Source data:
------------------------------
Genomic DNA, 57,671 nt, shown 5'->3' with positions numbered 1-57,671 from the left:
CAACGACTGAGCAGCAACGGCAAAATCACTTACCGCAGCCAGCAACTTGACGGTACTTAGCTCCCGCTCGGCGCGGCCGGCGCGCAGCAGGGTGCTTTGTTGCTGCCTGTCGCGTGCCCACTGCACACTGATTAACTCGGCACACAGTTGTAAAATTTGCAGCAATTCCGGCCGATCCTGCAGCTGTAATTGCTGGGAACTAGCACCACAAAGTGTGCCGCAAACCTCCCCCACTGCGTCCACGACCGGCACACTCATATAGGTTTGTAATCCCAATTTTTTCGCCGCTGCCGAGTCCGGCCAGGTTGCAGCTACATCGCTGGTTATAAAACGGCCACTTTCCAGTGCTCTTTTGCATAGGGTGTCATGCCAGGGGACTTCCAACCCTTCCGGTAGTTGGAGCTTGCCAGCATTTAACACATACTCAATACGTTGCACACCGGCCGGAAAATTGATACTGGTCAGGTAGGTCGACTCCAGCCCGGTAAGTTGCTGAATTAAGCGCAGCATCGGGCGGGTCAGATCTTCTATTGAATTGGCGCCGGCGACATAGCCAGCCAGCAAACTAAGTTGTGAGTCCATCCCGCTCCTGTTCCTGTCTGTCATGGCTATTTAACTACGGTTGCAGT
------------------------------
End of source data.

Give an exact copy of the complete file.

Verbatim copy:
Genomic DNA, 57,671 nt, shown 5'->3' with positions numbered 1-57,671 from the left:
CAACGACTGAGCAGCAACGGCAAAATCACTTACCGCAGCCAGCAACTTGACGGTACTTAGCTCCCGCTCGGCGCGGCCGGCGCGCAGCAGGGTGCTTTGTTGCTGCCTGTCGCGTGCCCACTGCACACTGATTAACTCGGCACACAGTTGTAAAATTTGCAGCAATTCCGGCCGATCCTGCAGCTGTAATTGCTGGGAACTAGCACCACAAAGTGTGCCGCAAACCTCCCCCACTGCGTCCACGACCGGCACACTCATATAGGTTTGTAATCCCAATTTTTTCGCCGCTGCCGAGTCCGGCCAGGTTGCAGCTACATCGCTGGTTATAAAACGGCCACTTTCCAGTGCTCTTTTGCATAGGGTGTCATGCCAGGGGACTTCCAACCCTTCCGGTAGTTGGAGCTTGCCAGCATTTAACACATACTCAATACGTTGCACACCGGCCGGAAAATTGATACTGGTCAGGTAGGTCGACTCCAGCCCGGTAAGTTGCTGAATTAAGCGCAGCATCGGGCGGGTCAGATCTTCTATTGAATTGGCGCCGGCGACATAGCCAGCCAGCAAACTAAGTTGTGAGTCCATCCCGCTCCTGTTCCTGTCTGTCATGGCTATTTAACTACGGTTGCAGT